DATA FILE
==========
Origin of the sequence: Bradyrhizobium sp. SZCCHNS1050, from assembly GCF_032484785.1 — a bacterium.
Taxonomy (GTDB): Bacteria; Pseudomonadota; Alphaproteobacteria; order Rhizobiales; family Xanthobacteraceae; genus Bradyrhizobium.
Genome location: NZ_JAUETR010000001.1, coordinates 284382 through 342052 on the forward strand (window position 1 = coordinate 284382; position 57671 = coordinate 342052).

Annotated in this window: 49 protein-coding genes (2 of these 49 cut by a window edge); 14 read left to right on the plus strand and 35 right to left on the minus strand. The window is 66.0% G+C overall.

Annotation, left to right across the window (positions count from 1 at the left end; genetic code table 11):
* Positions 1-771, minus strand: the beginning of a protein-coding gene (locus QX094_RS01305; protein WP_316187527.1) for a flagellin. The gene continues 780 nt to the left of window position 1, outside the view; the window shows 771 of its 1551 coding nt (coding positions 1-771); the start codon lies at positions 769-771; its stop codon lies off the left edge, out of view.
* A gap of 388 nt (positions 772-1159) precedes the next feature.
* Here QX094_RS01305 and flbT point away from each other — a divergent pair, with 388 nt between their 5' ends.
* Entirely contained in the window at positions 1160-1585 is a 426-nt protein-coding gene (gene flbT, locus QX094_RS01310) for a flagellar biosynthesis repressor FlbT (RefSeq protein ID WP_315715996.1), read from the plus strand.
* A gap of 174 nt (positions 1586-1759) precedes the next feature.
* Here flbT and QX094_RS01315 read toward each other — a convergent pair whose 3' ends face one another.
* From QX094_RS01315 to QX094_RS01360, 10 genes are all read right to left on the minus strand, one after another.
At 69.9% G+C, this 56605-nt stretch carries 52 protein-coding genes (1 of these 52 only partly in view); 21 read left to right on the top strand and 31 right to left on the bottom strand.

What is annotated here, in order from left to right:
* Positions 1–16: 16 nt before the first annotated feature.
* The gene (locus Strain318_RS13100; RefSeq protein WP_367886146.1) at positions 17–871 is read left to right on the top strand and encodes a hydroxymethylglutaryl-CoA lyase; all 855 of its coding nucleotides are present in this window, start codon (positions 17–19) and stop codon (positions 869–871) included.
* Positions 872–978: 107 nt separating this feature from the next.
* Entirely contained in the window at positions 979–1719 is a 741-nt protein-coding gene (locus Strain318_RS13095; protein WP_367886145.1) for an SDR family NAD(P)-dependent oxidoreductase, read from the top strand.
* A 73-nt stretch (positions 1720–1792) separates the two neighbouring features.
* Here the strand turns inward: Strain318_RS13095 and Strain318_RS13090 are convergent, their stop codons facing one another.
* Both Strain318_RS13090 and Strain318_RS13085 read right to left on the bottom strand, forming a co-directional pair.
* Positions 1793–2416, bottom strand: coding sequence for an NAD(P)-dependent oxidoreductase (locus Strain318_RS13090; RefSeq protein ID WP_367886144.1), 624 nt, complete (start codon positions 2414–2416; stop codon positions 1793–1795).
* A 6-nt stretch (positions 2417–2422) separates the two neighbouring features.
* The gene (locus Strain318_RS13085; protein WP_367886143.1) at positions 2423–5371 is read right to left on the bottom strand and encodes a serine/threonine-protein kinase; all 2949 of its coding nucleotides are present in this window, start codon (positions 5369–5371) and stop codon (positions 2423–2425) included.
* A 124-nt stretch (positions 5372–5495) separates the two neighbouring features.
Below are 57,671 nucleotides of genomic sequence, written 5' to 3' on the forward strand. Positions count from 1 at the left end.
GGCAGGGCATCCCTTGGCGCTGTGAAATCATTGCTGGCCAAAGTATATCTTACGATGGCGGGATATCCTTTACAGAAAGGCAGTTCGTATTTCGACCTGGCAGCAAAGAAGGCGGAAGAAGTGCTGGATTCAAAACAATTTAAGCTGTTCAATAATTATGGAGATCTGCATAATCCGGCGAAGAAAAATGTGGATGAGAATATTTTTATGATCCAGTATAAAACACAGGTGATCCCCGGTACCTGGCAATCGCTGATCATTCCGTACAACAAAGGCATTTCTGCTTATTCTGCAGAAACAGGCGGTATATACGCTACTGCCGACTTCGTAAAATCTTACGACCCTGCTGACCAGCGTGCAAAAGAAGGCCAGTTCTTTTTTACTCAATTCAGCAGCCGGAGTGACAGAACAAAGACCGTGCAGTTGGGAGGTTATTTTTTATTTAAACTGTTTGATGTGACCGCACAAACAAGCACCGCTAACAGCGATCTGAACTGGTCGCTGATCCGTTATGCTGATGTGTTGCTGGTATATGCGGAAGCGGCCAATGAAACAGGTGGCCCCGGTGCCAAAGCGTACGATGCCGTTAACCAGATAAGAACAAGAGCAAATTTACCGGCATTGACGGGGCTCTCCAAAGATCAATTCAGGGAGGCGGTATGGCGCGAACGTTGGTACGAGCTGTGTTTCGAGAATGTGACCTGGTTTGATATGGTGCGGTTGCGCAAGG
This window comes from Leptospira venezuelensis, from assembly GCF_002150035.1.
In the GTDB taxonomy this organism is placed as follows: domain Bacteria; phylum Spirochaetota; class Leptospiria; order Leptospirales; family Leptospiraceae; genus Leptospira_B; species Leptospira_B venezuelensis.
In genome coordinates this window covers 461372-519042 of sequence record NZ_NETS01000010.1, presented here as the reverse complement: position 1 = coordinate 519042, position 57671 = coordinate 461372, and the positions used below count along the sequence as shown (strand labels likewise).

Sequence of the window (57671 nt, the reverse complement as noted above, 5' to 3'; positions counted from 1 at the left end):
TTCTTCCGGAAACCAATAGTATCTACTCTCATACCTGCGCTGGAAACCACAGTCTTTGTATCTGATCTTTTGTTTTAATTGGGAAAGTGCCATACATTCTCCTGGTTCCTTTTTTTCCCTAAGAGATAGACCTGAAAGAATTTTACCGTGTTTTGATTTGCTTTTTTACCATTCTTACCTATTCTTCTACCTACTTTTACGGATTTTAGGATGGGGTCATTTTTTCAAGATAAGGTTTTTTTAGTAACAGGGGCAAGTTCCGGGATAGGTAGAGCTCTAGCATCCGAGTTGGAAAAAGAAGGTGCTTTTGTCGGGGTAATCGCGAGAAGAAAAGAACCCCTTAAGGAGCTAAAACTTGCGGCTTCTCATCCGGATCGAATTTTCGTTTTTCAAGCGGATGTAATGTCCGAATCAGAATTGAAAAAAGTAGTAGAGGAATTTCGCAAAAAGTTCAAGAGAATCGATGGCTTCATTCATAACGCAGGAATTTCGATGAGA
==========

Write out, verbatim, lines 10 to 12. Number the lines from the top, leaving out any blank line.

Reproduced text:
* A gap of 174 nt (positions 1586-1759) precedes the next feature.
* Here flbT and QX094_RS01315 read toward each other — a convergent pair whose 3' ends face one another.
* From QX094_RS01315 to QX094_RS01360, 10 genes are all read right to left on the minus strand, one after another.